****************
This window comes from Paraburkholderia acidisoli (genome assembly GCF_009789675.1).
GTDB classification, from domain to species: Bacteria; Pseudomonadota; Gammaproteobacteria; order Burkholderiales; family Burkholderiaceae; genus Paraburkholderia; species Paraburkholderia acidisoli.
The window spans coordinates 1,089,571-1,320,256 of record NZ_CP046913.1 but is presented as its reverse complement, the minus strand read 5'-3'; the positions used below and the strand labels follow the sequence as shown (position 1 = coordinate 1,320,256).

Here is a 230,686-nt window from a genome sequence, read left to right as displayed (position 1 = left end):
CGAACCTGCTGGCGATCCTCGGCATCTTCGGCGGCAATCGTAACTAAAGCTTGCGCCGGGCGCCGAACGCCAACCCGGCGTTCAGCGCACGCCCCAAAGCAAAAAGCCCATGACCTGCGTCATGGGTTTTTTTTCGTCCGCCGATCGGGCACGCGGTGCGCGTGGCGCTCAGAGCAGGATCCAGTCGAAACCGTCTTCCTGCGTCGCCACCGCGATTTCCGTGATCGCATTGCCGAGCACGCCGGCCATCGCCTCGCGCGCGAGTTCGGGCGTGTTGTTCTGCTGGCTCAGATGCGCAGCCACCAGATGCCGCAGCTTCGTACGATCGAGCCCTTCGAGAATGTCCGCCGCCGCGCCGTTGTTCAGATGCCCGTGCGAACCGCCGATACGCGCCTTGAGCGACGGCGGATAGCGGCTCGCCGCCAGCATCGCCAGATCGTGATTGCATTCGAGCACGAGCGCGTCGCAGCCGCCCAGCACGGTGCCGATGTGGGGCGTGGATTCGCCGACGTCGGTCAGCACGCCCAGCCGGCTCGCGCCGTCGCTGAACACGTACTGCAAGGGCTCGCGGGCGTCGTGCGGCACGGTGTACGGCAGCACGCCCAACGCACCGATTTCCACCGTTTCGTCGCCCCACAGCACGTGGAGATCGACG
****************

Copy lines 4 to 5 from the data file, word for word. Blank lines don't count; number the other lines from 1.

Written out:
Here is a 230,686-nt window from a genome sequence, read left to right as displayed (position 1 = left end):
CGAACCTGCTGGCGATCCTCGGCATCTTCGGCGGCAATCGTAACTAAAGCTTGCGCCGGGCGCCGAACGCCAACCCGGCGTTCAGCGCACGCCCCAAAGCAAAAAGCCCATGACCTGCGTCATGGGTTTTTTTTCGTCCGCCGATCGGGCACGCGGTGCGCGTGGCGCTCAGAGCAGGATCCAGTCGAAACCGTCTTCCTGCGTCGCCACCGCGATTTCCGTGATCGCATTGCCGAGCACGCCGGCCATCGCCTCGCGCGCGAGTTCGGGCGTGTTGTTCTGCTGGCTCAGATGCGCAGCCACCAGATGCCGCAGCTTCGTACGATCGAGCCCTTCGAGAATGTCCGCCGCCGCGCCGTTGTTCAGATGCCCGTGCGAACCGCCGATACGCGCCTTGAGCGACGGCGGATAGCGGCTCGCCGCCAGCATCGCCAGATCGTGATTGCATTCGAGCACGAGCGCGTCGCAGCCGCCCAGCACGGTGCCGATGTGGGGCGTGGATTCGCCGACGTCGGTCAGCACGCCCAGCCGGCTCGCGCCGTCGCTGAACACGTACTGCAAGGGCTCGCGGGCGTCGTGCGGCACGGTGTACGGCAGCACGCCCAACGCACCGATTTCCACCGTTTCGTCGCCCCACAGCACGTGGAGATCGACG